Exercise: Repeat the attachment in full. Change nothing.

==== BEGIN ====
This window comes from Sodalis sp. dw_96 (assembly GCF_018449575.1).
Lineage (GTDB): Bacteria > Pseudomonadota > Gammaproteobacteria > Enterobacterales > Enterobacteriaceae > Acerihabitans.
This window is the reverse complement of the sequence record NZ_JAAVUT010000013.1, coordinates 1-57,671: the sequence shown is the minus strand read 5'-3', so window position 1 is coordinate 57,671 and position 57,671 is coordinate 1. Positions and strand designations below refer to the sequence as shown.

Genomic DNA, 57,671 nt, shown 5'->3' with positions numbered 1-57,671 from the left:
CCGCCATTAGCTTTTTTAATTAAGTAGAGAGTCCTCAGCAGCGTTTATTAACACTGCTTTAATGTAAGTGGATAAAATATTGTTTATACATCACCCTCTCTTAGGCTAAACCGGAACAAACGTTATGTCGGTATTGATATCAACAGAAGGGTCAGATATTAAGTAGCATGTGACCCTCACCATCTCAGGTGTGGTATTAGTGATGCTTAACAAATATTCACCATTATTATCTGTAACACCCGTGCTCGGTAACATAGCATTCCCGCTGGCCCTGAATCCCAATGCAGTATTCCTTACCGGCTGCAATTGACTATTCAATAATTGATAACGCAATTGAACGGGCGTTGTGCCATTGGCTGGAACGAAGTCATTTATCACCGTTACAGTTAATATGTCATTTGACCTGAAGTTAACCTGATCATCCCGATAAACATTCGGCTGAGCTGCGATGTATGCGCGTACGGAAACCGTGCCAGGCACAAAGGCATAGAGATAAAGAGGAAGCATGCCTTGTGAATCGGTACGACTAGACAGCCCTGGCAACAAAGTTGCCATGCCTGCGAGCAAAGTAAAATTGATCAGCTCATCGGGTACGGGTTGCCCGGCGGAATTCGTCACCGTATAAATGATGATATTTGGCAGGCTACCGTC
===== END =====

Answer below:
This window comes from Sodalis sp. dw_96 (assembly GCF_018449575.1).
Lineage (GTDB): Bacteria > Pseudomonadota > Gammaproteobacteria > Enterobacterales > Enterobacteriaceae > Acerihabitans.
This window is the reverse complement of the sequence record NZ_JAAVUT010000013.1, coordinates 1-57,671: the sequence shown is the minus strand read 5'-3', so window position 1 is coordinate 57,671 and position 57,671 is coordinate 1. Positions and strand designations below refer to the sequence as shown.

Genomic DNA, 57,671 nt, shown 5'->3' with positions numbered 1-57,671 from the left:
CCGCCATTAGCTTTTTTAATTAAGTAGAGAGTCCTCAGCAGCGTTTATTAACACTGCTTTAATGTAAGTGGATAAAATATTGTTTATACATCACCCTCTCTTAGGCTAAACCGGAACAAACGTTATGTCGGTATTGATATCAACAGAAGGGTCAGATATTAAGTAGCATGTGACCCTCACCATCTCAGGTGTGGTATTAGTGATGCTTAACAAATATTCACCATTATTATCTGTAACACCCGTGCTCGGTAACATAGCATTCCCGCTGGCCCTGAATCCCAATGCAGTATTCCTTACCGGCTGCAATTGACTATTCAATAATTGATAACGCAATTGAACGGGCGTTGTGCCATTGGCTGGAACGAAGTCATTTATCACCGTTACAGTTAATATGTCATTTGACCTGAAGTTAACCTGATCATCCCGATAAACATTCGGCTGAGCTGCGATGTATGCGCGTACGGAAACCGTGCCAGGCACAAAGGCATAGAGATAAAGAGGAAGCATGCCTTGTGAATCGGTACGACTAGACAGCCCTGGCAACAAAGTTGCCATGCCTGCGAGCAAAGTAAAATTGATCAGCTCATCGGGTACGGGTTGCCCGGCGGAATTCGTCACCGTATAAATGATGATATTTGGCAGGCTACCGTC